Evidently, Facebook owns me

Once in Facebook, you can’t really get out of Facebook. Yes, perhaps I should have read the Terms and Conditions more closely, but not many people even skim those, let alone read them.

You can never really leave Facebook. They own your data.
I ‘deactivated’ my Facebook account. They do not offer a ‘delete account’ option. Click to enlarge the above picture to see what you’re faced with when trying to leave. If you haven’t already seen the video I linked to in the previous post, you should. I am not paranoid, but I am also not stupid*. There are very powerful people involved with Facebook. Something sinister is going on and I don’t like it. I linked to the video in my ‘Other’ reasons for leaving (deactivating) my account. I also requested that they delete my data from their database. I’m certain they won’t.

Fortunately, the profile information I had input was minimal. Nothing too revealing or specific, but I’m sure it’s valuable to the third-party information buyers and other end-users anyway.

It’s far too easy to get caught up in the excitement of a new network or web technology without looking under the hood to see what’s truly going on. I’m sure my data is all over the place anyway, but it doesn’t mean I’m particularly thrilled about it. It’s almost as if we’ve entered an era where we’ve all filled out so many online forms that there’s no point in worrying about what’s happening with that information. We will all nod and type away without questioning things anymore. Remember when you wouldn’t give up your birthday or even your last name unless the service was your bank or other (hopefully) highly secure service? Now, loads of Web 2.0 startups have your details right down to Mother’s maiden name and saved credit card details. We leave our virtual doors unlocked at night and don’t seem to notice the wolves on the lawn.

There is no such thing as privacy anymore and pretty much every company has the potential to do evil. I just cut my ties (as best as I could) with one of them.

*So why, oh why did I sign up in the first place?

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22 thoughts on “Evidently, Facebook owns me”

  1. It will be interesting to see what reaction/responce you receive from them. Just watch out for strange black vans park outside your home ๐Ÿ˜‰

  2. I think you’re right Jen to draw people’s attentions to privacy issues on the internet and I also think Facebook is the most cleverly designed of all the social networks I’ve joined.

    I have no urge or desire particularly to keep up to date in LinkedIn or MySpace or Soflow or Xing or Ecademy (see what I mean!), but Facebook has mastered the art of ‘social proof’ i.e. a combination of peer pressure and guilt ๐Ÿ™‚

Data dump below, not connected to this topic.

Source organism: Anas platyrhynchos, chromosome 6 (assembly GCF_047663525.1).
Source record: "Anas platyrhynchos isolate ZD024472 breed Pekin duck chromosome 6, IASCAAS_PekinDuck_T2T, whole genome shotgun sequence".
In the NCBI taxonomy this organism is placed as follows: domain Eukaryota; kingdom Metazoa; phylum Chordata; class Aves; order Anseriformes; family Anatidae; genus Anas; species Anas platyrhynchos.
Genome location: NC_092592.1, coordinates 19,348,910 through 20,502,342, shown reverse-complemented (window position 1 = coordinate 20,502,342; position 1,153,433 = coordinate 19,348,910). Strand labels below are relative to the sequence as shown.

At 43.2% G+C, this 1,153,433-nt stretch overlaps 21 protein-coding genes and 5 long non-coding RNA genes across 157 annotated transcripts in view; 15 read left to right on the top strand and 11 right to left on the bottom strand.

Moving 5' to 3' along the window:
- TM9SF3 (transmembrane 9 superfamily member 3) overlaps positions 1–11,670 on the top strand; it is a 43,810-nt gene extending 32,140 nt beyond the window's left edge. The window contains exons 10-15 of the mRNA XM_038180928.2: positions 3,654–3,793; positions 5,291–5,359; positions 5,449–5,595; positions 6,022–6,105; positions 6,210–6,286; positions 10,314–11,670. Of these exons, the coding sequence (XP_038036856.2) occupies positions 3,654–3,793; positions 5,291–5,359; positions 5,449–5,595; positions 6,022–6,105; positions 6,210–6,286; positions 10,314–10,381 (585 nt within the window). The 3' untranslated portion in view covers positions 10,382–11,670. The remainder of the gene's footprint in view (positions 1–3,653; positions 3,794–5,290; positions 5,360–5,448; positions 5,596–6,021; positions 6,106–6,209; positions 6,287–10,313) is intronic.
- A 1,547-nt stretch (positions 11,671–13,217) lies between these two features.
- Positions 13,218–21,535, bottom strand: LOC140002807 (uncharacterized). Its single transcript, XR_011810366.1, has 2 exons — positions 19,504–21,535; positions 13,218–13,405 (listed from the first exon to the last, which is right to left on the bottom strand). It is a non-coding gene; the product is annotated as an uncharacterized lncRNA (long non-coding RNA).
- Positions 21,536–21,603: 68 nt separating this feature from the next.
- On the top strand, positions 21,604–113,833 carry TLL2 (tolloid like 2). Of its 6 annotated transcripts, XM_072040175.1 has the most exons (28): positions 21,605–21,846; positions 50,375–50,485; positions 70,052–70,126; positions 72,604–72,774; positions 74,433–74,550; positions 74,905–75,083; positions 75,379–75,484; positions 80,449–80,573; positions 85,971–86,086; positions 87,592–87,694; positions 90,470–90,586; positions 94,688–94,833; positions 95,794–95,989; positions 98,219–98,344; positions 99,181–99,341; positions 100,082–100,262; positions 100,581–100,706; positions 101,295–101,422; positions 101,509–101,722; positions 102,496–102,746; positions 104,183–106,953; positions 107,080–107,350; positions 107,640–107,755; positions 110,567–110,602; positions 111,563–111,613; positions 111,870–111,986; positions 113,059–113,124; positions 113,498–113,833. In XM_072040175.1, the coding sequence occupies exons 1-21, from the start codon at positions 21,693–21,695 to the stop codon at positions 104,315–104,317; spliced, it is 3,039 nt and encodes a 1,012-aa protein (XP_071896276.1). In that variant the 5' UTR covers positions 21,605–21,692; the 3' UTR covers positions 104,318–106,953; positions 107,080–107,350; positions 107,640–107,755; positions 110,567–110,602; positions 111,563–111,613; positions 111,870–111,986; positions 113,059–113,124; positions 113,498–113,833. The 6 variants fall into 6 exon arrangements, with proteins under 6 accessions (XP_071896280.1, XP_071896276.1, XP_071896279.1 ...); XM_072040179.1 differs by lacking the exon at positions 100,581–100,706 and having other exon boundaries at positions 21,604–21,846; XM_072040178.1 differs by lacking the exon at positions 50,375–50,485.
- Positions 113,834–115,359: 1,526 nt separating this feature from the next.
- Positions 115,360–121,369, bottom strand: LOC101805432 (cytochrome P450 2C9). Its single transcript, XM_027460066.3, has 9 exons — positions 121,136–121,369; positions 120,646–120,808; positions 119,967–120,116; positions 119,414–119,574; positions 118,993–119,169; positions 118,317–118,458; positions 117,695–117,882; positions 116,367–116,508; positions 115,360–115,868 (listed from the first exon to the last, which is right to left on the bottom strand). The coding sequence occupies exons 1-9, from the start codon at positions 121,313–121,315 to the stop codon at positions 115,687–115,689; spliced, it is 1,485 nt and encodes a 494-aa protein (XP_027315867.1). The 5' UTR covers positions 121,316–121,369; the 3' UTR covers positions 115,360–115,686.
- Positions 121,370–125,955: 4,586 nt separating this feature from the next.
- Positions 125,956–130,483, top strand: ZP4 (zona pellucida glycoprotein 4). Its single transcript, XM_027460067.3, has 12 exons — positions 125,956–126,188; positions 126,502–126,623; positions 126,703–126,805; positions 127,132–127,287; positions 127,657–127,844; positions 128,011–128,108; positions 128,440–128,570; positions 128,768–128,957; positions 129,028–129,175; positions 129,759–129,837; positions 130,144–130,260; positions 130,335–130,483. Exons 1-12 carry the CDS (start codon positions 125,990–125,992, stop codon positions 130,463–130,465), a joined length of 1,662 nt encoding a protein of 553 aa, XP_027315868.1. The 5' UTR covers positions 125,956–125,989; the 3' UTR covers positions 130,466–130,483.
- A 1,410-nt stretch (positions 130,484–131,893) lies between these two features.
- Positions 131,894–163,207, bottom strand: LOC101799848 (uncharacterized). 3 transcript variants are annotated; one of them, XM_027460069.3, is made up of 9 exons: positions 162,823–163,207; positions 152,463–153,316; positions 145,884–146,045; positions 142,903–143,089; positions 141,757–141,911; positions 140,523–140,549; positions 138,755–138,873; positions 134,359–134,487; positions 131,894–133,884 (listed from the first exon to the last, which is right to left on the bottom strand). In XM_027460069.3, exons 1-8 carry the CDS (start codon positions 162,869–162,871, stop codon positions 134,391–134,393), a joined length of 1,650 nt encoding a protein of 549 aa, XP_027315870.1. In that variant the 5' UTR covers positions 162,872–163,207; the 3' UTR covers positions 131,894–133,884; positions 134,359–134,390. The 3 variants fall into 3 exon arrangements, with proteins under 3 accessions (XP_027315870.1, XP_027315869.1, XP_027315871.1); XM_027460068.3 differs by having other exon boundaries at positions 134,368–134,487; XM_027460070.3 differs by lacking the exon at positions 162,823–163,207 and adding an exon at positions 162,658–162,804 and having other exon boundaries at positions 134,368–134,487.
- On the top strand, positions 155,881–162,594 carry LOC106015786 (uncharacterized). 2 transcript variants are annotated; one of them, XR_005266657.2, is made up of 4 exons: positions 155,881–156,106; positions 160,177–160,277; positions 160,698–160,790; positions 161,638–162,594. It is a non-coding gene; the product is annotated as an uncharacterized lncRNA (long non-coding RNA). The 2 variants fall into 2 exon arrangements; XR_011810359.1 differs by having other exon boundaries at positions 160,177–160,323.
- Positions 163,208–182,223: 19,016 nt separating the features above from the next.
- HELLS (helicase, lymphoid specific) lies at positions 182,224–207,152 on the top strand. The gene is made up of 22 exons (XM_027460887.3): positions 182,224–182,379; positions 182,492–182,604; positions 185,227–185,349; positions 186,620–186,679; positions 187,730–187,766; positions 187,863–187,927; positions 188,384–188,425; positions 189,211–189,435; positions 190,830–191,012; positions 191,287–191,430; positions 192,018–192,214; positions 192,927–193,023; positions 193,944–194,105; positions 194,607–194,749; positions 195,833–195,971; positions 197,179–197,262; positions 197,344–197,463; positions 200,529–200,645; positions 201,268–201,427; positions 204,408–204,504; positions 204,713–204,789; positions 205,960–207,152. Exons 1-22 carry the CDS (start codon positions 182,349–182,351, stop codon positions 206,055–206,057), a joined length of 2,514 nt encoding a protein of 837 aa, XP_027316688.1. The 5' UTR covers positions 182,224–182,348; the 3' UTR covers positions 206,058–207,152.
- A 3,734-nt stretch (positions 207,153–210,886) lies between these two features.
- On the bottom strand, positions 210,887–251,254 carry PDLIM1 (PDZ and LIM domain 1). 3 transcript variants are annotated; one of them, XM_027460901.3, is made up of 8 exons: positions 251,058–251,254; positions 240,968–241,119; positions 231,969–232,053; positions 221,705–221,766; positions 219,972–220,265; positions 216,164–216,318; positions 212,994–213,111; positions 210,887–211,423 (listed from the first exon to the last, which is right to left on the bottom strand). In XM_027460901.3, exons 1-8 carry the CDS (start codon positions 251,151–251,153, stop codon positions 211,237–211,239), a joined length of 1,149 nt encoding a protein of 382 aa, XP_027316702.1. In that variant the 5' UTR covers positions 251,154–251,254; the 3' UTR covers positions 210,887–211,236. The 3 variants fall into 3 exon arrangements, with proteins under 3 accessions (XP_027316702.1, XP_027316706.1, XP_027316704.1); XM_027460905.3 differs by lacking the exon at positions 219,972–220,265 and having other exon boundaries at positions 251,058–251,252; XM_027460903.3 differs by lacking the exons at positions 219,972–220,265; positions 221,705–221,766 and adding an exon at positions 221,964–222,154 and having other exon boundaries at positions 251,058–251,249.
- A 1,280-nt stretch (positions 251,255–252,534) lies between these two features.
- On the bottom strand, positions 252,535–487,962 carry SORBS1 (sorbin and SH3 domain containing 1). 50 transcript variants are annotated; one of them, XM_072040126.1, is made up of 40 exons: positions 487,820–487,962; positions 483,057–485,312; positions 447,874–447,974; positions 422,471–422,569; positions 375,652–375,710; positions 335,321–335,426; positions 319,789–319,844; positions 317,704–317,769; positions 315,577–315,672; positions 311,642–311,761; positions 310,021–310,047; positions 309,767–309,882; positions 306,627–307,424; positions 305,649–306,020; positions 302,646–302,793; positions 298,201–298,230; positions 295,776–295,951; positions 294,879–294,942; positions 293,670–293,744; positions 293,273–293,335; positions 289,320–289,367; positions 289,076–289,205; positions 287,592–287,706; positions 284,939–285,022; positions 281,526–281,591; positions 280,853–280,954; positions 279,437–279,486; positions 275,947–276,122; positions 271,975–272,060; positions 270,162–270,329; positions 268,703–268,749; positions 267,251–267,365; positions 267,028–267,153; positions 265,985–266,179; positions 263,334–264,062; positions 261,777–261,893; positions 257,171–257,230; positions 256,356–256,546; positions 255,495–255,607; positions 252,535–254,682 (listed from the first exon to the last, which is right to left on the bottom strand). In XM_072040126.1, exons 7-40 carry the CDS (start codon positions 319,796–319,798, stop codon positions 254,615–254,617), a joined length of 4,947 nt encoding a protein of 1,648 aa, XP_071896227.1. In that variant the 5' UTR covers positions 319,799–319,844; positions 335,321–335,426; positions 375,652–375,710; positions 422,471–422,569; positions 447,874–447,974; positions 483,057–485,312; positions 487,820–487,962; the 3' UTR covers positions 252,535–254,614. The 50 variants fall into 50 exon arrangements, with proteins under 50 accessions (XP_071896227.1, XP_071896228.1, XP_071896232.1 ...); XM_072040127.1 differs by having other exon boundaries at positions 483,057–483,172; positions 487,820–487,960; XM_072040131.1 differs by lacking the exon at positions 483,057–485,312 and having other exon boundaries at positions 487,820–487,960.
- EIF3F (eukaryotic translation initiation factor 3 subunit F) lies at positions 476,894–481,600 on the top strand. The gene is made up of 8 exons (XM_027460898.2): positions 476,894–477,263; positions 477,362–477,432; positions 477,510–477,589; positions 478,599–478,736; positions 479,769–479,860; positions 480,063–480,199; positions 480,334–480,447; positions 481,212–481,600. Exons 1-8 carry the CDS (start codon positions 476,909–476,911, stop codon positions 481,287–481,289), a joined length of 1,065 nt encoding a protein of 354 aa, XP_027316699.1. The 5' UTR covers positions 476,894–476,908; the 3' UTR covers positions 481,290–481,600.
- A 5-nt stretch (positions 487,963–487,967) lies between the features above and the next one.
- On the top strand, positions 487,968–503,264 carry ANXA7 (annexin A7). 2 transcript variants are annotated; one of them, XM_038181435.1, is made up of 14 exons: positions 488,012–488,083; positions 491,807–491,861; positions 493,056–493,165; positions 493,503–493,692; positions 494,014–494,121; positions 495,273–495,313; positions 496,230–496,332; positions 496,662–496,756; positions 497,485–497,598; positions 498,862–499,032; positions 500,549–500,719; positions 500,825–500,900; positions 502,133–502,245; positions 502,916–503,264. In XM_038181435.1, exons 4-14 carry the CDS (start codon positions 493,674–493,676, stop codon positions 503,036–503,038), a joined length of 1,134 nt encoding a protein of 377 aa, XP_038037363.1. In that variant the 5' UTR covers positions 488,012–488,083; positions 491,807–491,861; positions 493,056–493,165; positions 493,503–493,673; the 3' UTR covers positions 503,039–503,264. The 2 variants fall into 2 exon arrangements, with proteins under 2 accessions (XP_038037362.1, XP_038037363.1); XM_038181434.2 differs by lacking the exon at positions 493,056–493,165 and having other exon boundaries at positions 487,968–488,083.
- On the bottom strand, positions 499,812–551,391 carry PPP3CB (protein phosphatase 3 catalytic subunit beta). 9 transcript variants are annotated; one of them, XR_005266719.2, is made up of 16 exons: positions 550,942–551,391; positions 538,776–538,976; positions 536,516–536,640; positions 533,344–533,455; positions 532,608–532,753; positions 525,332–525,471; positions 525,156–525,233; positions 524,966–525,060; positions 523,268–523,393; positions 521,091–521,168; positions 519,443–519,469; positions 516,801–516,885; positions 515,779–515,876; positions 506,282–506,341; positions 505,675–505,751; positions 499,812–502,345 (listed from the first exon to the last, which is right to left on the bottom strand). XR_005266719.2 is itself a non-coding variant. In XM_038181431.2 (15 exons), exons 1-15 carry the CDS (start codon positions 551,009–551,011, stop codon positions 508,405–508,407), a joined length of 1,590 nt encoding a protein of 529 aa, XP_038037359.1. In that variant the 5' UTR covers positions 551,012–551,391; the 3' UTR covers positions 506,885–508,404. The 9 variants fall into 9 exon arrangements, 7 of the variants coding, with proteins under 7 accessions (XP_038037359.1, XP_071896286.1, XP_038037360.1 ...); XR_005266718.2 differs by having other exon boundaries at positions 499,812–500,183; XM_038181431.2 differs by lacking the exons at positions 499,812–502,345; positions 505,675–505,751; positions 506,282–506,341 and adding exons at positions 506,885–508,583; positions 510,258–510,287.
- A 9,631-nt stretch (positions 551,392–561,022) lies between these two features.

All that said, despite having watched the video you posted earlier, Facebook’s t&cs are pretty bog standard. I’m sure Podshow’s are similar. Ultimately we are in control of the release of our own data on a platform like Facebook. Arguably we have more control there, than we do with our search data every time we use Google – which arguably is a lot more revealing than about the real us than the kind of playful social posturing most present on Facebook.

    Sorry … I should have posted this as a blog post, not in your comments!

  3. @Martin: Thanks for feeding my paranoia, man… ๐Ÿ˜‰

    @Alex: Actually, only part of what Facebook is doing is bog standard. Neil (who is intimately involved with Podshow’s T&Cs) was mouth open at what Facebook is pulling. They are not playing the same game as other networks…

    And I don’t mind your long comment Alex; you’re welcome round these parts anytime. x ๐Ÿ˜€

  4. For me it’s not the t&c’s which are uncomfortable, it’s the direct upward connections of those involved at the top of the Facebook organisation. I’m not one to get scared easily online – I mean, I’m not exactly hidden away in a corner of the interweb somewhere! – but I had a very negative, and perhaps at the time slightly irrational gut feeling about Facebook the very first time I took a look inside. It felt wrong on many levels.
    Having never been one to entirely succumb to lemming-pressure, I’m sure Facebook’s personal information Dyson can survive without my inside leg measurement.

  5. @Rachel: Love the Hotel California reference! ๐Ÿ™‚
    Quoting a bit of the response I left on your post: